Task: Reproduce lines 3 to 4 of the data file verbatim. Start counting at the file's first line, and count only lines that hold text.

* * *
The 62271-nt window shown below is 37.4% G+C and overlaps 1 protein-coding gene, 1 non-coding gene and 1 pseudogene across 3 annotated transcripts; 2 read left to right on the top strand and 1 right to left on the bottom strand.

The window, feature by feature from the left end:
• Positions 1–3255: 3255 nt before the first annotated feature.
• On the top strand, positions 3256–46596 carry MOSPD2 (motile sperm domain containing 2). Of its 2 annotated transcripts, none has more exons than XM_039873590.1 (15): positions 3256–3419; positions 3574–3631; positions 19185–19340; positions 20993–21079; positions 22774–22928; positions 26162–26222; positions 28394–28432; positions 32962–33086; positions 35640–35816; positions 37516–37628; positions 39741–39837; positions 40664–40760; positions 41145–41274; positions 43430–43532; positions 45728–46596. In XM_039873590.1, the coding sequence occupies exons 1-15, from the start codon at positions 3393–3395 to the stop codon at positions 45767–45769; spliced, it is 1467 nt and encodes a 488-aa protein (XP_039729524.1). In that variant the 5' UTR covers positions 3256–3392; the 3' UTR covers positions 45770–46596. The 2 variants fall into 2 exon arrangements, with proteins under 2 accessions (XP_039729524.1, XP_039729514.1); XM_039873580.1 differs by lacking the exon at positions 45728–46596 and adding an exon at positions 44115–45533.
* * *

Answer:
• Positions 1–3255: 3255 nt before the first annotated feature.
• On the top strand, positions 3256–46596 carry MOSPD2 (motile sperm domain containing 2). Of its 2 annotated transcripts, none has more exons than XM_039873590.1 (15): positions 3256–3419; positions 3574–3631; positions 19185–19340; positions 20993–21079; positions 22774–22928; positions 26162–26222; positions 28394–28432; positions 32962–33086; positions 35640–35816; positions 37516–37628; positions 39741–39837; positions 40664–40760; positions 41145–41274; positions 43430–43532; positions 45728–46596. In XM_039873590.1, the coding sequence occupies exons 1-15, from the start codon at positions 3393–3395 to the stop codon at positions 45767–45769; spliced, it is 1467 nt and encodes a 488-aa protein (XP_039729524.1). In that variant the 5' UTR covers positions 3256–3392; the 3' UTR covers positions 45770–46596. The 2 variants fall into 2 exon arrangements, with proteins under 2 accessions (XP_039729524.1, XP_039729514.1); XM_039873580.1 differs by lacking the exon at positions 45728–46596 and adding an exon at positions 44115–45533.